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Going beyond courtside with 5G

New 5G capabilities are poised to bring us closer to sports than ever before. Here’s what’s coming next.

A photograph of David Nugent, from the digital media company, along with abstract images of fans in a sports stadium and waves representing 5G technology.
David Nugent of the digital media company
Illustration by Alex Cheung
This advertising content was produced in collaboration between Vox Creative and our sponsor, without involvement from Vox Media editorial staff.

For decades, how we experience sports as a fan has felt like a binary: Either you’re there watching live, or you’re not. And even with television pixel counts climbing into the stratosphere, the dividing line between live and digital has always been as clear as a foul pole or the 50-yard line.

Then the pandemic hit, and it transformed our relationship with sports — and technology — forever. Fans didn’t have a choice but to watch their favorite teams on a screen, which allowed Verizon and its partners like, a digital media company, to explore novel viewing experiences driven by technologies like Verizon 5G Ultra Wideband and virtual and augmented reality. When athletes eventually went back to the courts, fields, and tracks, the viewing experience had been reimagined.

“The pandemic has reinforced the need to develop both in-stadium as well as virtual experiences for sports fans across the country,” says Eric Nagy, director of technology and sports partnerships at Verizon. “Most fans can’t attend games in person, and as a result they are even hungrier for ways to engage with their favorite teams and players. As 5G network deployment matures over the next few years, fans will be able to leverage new immersive technologies that bring them closer to the game in a way they’ve never experienced before.”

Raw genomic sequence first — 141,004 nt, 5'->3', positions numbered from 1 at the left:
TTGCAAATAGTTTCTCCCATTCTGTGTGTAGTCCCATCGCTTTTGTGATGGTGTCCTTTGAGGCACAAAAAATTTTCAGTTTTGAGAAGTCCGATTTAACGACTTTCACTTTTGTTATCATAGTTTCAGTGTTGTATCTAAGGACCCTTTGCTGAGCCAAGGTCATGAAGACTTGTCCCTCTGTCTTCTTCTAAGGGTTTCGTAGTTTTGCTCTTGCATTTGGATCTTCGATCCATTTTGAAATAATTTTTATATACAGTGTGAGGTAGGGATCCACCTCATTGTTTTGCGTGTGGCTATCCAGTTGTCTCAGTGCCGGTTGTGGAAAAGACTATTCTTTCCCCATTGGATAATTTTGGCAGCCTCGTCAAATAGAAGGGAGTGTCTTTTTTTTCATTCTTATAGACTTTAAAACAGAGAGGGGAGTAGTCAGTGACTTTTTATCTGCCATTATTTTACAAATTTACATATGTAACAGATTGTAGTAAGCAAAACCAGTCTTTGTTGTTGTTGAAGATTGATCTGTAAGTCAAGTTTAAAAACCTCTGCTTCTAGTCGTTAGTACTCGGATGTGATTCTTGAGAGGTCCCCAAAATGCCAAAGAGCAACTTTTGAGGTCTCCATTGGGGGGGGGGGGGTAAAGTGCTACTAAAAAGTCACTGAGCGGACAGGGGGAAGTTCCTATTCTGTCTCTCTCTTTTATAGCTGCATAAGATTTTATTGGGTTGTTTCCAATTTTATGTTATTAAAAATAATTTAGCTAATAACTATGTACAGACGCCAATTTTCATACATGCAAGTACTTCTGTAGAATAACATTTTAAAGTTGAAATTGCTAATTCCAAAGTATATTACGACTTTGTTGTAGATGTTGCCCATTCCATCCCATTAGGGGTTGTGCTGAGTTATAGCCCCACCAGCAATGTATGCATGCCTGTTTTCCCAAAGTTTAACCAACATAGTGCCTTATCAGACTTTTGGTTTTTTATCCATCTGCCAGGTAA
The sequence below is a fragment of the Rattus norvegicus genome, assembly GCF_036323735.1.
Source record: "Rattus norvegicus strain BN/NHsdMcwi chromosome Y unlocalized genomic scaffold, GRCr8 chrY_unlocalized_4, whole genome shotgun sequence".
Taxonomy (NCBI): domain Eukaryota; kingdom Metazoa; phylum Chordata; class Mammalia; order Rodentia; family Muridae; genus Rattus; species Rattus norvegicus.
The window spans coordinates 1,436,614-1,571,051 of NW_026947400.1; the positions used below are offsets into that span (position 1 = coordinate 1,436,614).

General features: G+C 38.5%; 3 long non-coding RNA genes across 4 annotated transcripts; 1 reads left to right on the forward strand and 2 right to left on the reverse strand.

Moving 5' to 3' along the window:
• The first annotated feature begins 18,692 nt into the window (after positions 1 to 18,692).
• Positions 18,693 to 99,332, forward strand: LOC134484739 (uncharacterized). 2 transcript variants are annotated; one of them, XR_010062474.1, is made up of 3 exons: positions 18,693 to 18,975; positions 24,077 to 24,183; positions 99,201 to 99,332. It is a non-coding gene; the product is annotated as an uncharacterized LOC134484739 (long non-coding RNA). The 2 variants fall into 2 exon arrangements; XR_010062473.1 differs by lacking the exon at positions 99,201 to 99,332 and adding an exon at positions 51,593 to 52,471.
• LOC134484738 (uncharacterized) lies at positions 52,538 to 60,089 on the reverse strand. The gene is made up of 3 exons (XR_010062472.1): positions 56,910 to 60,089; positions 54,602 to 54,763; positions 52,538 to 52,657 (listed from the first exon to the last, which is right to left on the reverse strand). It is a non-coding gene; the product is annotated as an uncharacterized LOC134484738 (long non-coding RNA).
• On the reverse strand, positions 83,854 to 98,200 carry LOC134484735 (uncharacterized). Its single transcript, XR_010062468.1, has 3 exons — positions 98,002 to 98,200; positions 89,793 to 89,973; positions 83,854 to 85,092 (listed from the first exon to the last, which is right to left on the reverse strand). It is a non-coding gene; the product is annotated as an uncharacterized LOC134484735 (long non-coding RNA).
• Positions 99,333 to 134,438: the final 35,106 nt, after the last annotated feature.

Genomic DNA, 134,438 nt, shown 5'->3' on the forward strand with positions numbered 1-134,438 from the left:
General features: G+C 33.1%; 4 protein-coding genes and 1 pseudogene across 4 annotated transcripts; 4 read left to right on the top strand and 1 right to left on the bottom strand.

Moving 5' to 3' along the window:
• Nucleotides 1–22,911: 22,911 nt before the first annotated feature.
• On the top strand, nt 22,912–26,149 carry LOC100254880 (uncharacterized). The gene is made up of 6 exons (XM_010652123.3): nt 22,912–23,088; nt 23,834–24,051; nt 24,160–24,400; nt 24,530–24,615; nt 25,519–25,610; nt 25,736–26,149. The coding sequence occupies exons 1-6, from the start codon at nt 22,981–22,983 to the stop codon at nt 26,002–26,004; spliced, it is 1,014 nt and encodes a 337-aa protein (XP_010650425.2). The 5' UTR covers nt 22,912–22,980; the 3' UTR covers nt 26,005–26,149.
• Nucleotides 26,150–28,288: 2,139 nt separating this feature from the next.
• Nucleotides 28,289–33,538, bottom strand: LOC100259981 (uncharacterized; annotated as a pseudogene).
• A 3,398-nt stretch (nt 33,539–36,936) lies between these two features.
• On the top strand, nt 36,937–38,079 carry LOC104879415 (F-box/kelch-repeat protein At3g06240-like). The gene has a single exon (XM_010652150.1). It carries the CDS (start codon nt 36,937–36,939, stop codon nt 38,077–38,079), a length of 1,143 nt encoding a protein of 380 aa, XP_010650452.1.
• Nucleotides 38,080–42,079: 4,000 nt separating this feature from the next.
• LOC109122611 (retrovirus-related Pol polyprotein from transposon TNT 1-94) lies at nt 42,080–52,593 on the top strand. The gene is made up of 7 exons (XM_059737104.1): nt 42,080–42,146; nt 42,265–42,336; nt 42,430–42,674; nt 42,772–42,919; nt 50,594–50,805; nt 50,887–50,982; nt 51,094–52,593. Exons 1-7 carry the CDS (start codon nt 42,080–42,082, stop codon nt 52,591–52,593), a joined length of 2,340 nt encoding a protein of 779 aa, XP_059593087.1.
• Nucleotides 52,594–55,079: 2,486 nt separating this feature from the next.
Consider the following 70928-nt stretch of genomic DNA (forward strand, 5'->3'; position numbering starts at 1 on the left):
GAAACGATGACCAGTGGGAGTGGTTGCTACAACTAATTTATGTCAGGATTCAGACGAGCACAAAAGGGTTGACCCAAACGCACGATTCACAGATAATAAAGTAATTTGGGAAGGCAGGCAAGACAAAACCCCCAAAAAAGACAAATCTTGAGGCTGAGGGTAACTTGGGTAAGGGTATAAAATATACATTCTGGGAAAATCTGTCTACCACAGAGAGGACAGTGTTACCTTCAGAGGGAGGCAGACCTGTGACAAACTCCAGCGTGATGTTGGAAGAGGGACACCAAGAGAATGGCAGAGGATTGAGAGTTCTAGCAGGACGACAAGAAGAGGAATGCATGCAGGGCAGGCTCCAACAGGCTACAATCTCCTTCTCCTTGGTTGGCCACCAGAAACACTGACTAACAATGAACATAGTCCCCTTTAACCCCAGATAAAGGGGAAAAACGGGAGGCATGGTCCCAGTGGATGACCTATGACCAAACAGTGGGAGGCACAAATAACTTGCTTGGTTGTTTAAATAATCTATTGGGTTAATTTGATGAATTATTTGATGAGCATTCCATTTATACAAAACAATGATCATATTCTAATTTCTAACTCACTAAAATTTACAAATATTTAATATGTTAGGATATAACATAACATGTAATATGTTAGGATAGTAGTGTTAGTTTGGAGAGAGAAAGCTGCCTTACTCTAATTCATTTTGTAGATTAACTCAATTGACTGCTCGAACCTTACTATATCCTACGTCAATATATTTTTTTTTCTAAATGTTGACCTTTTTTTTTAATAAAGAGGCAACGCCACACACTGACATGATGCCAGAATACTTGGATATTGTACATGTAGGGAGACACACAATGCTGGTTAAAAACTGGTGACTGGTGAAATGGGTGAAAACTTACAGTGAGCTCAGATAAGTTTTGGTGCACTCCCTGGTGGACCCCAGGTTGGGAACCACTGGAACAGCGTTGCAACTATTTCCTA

Live from wherever you are

Even though some professional leagues have started to let fans trickle back into the stands, the majority of sporting events have to be watched through a screen for the time being. That’s presented a unique challenge for pro teams that use in-stadium promotions and marketing to create lasting bonds between fan and club. Those connections now have to be made wherever fans find themselves which, due to our current global health crisis, is likely at home.

“When you’re focused on businesses that depend on audiences and live events like sports, Covid has been pretty disruptive,” says David Nugent, chief commercial officer of Nugent’s company has worked with several major sports leagues to provide next-generation fan experiences over the years, but the global pandemic forced them to reorient their perspective to cater to a transformed market. “When you can’t have fans in the audience, the way that you engage primarily with them is in digital, and we’ve been asked to explore new ways to create meaningful relationships.”

The team at is attempting to build those experiences by leveraging technology like like AR/VR. They’ve created AR experiences for powerhouse soccer teams like Bayern Munich and organizations like NASCAR that have provided something novel and engaging for audiences and deepened the relationship between teams and fans. For NASCAR, let people choose their favorite driver and car on the mobile app and do digital burnouts that would leave AR-fabricated skid marks in their living room or backyard. And because fans were using NASCAR’s official app, the organization was able to get a better idea of user preferences to feed even more personalized experiences. Verizon also has teamed up with INDYCAR to bring its 5G Ultra Wideband network to the world-famous Indianapolis Motor Speedway, which will enable new opportunities for a more engaging fan experience.